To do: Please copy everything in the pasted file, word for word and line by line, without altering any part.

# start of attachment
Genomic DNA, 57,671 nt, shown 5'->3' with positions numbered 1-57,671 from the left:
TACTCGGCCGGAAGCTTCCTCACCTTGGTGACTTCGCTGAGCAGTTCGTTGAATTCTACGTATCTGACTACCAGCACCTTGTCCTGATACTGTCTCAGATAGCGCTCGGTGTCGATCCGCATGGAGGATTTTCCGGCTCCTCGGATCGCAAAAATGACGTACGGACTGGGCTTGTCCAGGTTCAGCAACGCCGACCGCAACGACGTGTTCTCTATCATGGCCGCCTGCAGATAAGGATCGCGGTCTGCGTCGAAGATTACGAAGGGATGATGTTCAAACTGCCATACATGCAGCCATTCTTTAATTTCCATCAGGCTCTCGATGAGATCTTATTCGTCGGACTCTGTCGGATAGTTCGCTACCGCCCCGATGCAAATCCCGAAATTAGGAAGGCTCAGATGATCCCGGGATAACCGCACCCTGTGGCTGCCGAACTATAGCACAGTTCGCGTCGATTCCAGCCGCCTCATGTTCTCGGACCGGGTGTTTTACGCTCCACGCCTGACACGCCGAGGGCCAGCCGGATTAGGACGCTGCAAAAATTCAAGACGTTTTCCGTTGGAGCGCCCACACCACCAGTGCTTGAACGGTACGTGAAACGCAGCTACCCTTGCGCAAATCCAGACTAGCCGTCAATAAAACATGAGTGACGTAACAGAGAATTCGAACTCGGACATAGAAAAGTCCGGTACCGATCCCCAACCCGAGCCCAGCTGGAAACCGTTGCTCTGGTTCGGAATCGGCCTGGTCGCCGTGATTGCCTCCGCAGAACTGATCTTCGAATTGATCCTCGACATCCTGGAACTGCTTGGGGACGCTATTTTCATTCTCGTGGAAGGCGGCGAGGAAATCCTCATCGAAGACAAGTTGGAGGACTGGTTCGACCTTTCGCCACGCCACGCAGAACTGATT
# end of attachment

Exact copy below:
Genomic DNA, 57,671 nt, shown 5'->3' with positions numbered 1-57,671 from the left:
TACTCGGCCGGAAGCTTCCTCACCTTGGTGACTTCGCTGAGCAGTTCGTTGAATTCTACGTATCTGACTACCAGCACCTTGTCCTGATACTGTCTCAGATAGCGCTCGGTGTCGATCCGCATGGAGGATTTTCCGGCTCCTCGGATCGCAAAAATGACGTACGGACTGGGCTTGTCCAGGTTCAGCAACGCCGACCGCAACGACGTGTTCTCTATCATGGCCGCCTGCAGATAAGGATCGCGGTCTGCGTCGAAGATTACGAAGGGATGATGTTCAAACTGCCATACATGCAGCCATTCTTTAATTTCCATCAGGCTCTCGATGAGATCTTATTCGTCGGACTCTGTCGGATAGTTCGCTACCGCCCCGATGCAAATCCCGAAATTAGGAAGGCTCAGATGATCCCGGGATAACCGCACCCTGTGGCTGCCGAACTATAGCACAGTTCGCGTCGATTCCAGCCGCCTCATGTTCTCGGACCGGGTGTTTTACGCTCCACGCCTGACACGCCGAGGGCCAGCCGGATTAGGACGCTGCAAAAATTCAAGACGTTTTCCGTTGGAGCGCCCACACCACCAGTGCTTGAACGGTACGTGAAACGCAGCTACCCTTGCGCAAATCCAGACTAGCCGTCAATAAAACATGAGTGACGTAACAGAGAATTCGAACTCGGACATAGAAAAGTCCGGTACCGATCCCCAACCCGAGCCCAGCTGGAAACCGTTGCTCTGGTTCGGAATCGGCCTGGTCGCCGTGATTGCCTCCGCAGAACTGATCTTCGAATTGATCCTCGACATCCTGGAACTGCTTGGGGACGCTATTTTCATTCTCGTGGAAGGCGGCGAGGAAATCCTCATCGAAGACAAGTTGGAGGACTGGTTCGACCTTTCGCCACGCCACGCAGAACTGATT